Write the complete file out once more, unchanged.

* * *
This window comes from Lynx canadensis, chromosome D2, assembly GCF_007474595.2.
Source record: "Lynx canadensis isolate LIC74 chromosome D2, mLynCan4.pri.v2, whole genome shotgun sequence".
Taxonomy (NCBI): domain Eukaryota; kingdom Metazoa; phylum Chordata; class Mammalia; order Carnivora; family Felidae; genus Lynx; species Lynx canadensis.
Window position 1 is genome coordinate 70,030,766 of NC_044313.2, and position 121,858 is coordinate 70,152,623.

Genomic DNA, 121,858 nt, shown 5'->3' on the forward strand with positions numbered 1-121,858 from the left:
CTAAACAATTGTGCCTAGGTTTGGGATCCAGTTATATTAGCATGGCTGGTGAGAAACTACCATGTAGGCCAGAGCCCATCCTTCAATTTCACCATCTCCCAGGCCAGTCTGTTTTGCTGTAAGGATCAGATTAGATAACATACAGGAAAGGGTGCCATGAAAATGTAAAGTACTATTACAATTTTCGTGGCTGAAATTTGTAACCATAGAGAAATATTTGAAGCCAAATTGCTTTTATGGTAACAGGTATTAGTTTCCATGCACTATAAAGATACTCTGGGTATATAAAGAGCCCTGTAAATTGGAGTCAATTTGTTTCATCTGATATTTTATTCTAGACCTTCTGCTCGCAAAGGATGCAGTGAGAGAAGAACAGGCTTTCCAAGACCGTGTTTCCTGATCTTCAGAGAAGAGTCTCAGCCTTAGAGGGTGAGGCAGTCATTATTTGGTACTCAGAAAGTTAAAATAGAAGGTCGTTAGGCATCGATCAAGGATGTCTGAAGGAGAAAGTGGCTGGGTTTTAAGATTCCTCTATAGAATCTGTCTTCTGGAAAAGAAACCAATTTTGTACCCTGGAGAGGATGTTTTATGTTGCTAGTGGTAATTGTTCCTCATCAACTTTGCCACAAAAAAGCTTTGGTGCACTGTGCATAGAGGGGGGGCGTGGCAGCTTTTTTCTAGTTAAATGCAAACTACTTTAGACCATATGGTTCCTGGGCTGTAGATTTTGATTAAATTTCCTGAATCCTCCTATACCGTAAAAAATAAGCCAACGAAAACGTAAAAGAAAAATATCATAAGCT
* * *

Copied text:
This window comes from Lynx canadensis, chromosome D2, assembly GCF_007474595.2.
Source record: "Lynx canadensis isolate LIC74 chromosome D2, mLynCan4.pri.v2, whole genome shotgun sequence".
Taxonomy (NCBI): domain Eukaryota; kingdom Metazoa; phylum Chordata; class Mammalia; order Carnivora; family Felidae; genus Lynx; species Lynx canadensis.
Window position 1 is genome coordinate 70,030,766 of NC_044313.2, and position 121,858 is coordinate 70,152,623.

Genomic DNA, 121,858 nt, shown 5'->3' on the forward strand with positions numbered 1-121,858 from the left:
CTAAACAATTGTGCCTAGGTTTGGGATCCAGTTATATTAGCATGGCTGGTGAGAAACTACCATGTAGGCCAGAGCCCATCCTTCAATTTCACCATCTCCCAGGCCAGTCTGTTTTGCTGTAAGGATCAGATTAGATAACATACAGGAAAGGGTGCCATGAAAATGTAAAGTACTATTACAATTTTCGTGGCTGAAATTTGTAACCATAGAGAAATATTTGAAGCCAAATTGCTTTTATGGTAACAGGTATTAGTTTCCATGCACTATAAAGATACTCTGGGTATATAAAGAGCCCTGTAAATTGGAGTCAATTTGTTTCATCTGATATTTTATTCTAGACCTTCTGCTCGCAAAGGATGCAGTGAGAGAAGAACAGGCTTTCCAAGACCGTGTTTCCTGATCTTCAGAGAAGAGTCTCAGCCTTAGAGGGTGAGGCAGTCATTATTTGGTACTCAGAAAGTTAAAATAGAAGGTCGTTAGGCATCGATCAAGGATGTCTGAAGGAGAAAGTGGCTGGGTTTTAAGATTCCTCTATAGAATCTGTCTTCTGGAAAAGAAACCAATTTTGTACCCTGGAGAGGATGTTTTATGTTGCTAGTGGTAATTGTTCCTCATCAACTTTGCCACAAAAAAGCTTTGGTGCACTGTGCATAGAGGGGGGGCGTGGCAGCTTTTTTCTAGTTAAATGCAAACTACTTTAGACCATATGGTTCCTGGGCTGTAGATTTTGATTAAATTTCCTGAATCCTCCTATACCGTAAAAAATAAGCCAACGAAAACGTAAAAGAAAAATATCATAAGCT